Food & Drink

Thorny or thornless, blackberries are delicious

These freshly picked wild blackberries can hold their own against cultivated berries, but it's getting harder to find wild ones.
These freshly picked wild blackberries can hold their own against cultivated berries, but it's getting harder to find wild ones.

When I was growing up in rural Clark County, we picked wild blackberries.

I remember that most of the ones we ate straight from the briar were sweet, with an occasional berry being so tart it would make your eyes squint and your mouth pucker.

Now, many wild blackberry patches have been bulldozed to make way for housing or wider roads, and many of the blackberries we buy at farmers markets are cultivated and grown on trellises for easier picking.

Having come out of a blackberry patch with scratches and chiggers, I find the idea of picking berries from a thornless cane appealing. But what about taste?

Some people say wild blackberries have much more flavor, but there's also the common perception that cultivated thorny blackberries taste better than thornless.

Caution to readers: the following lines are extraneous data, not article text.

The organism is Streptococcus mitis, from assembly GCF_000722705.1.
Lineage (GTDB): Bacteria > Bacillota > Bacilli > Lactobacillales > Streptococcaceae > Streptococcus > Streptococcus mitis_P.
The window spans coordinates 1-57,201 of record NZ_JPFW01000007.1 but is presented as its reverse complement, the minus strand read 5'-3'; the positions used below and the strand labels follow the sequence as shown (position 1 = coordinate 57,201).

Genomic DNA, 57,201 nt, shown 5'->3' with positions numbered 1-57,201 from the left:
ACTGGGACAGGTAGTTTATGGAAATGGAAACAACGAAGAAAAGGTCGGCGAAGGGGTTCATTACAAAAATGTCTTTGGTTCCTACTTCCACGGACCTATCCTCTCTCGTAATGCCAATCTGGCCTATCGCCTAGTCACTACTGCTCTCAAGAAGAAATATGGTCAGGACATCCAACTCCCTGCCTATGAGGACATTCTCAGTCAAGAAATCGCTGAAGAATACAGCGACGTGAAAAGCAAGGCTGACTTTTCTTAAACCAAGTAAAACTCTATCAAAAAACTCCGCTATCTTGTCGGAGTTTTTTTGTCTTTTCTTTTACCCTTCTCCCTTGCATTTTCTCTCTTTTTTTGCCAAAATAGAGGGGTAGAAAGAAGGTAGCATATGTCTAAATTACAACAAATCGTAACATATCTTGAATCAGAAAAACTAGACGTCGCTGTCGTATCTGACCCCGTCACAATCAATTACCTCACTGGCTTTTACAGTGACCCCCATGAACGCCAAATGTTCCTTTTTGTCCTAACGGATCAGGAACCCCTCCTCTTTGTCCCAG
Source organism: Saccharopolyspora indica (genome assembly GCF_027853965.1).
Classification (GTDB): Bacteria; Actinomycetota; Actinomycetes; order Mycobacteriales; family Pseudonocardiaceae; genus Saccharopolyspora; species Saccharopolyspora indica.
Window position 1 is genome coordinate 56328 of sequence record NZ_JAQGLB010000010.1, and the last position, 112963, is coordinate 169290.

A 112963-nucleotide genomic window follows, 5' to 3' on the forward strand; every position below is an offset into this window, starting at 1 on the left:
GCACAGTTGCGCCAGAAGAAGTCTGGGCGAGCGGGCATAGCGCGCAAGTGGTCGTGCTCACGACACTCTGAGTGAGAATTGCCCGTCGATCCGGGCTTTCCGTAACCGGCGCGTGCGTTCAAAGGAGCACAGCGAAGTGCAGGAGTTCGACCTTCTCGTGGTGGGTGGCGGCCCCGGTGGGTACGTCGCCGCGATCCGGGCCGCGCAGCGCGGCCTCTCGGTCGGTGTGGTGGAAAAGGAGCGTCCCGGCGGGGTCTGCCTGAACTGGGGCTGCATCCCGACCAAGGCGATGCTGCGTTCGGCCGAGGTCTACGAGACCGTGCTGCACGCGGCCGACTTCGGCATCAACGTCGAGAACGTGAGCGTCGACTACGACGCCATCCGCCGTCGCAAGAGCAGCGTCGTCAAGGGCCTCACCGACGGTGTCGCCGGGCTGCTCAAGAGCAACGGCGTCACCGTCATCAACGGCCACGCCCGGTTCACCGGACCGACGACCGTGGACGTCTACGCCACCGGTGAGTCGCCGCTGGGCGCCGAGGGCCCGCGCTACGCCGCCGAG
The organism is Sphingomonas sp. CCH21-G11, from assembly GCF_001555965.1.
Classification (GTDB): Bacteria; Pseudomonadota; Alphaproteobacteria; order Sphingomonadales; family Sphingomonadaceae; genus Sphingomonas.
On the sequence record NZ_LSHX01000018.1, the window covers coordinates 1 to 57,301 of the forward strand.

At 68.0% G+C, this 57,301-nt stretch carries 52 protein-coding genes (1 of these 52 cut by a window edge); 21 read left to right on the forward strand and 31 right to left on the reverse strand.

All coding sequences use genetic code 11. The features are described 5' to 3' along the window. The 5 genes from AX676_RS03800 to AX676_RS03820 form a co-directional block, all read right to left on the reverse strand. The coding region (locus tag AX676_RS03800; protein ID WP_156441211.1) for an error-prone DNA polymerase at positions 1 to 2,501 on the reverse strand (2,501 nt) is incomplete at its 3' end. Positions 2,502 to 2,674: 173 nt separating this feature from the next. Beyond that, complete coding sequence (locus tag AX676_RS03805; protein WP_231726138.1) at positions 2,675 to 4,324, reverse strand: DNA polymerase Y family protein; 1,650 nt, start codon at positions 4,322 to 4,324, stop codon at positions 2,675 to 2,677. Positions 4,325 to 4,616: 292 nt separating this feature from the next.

"A lot of that is based on the early release of thornless that tended to be fairly tart," horticulturist John Strang said.

Strang, extension fruit and vegetable specialist with the University of Kentucky College of Agriculture, works with growers to develop hardier plants that produce larger and sweeter fruit. Last week, Strang conducted an informal taste test with five varieties of thorny and thornless blackberries grown on farms in Lexington and Princeton.

The varieties, which were ranked according to sweetness and flavor, were: Apache, thornless erect; Kiowa, thorny; Chester, thornless semi-erect; Triple Crown, thornless semi-erect, and Chickasaw, thorny.

"Evaluations ranged from 1 to 5 between different tasters for most varieties. It looks like we can't say that thornless or thorny blackberries are the best tasting, as there isn't much difference" between the rankings, Strang said.

The average score for sweetness and flavor were: Apache, 3.4, Kiowa, 3.3, Chester, 3.1, Triple Crown, 2.9, and Chickasaw, 2.7.

Taste testers were surprised that berries from the same plant could range from very sweet to very tart.

"The weather is a big factor, and also where the berry is located on the plant. It's typically photo synthesis. Sugars go to berries closest to the leaves. Leaves that have better sunlight exposure have higher sugar content," Strang said.

Lots of rainfall will produce bigger berries, but it also can dilute the sugars.

The tasting revealed: You'll never know how sweet or tart the blackberry is until you pop it into your mouth.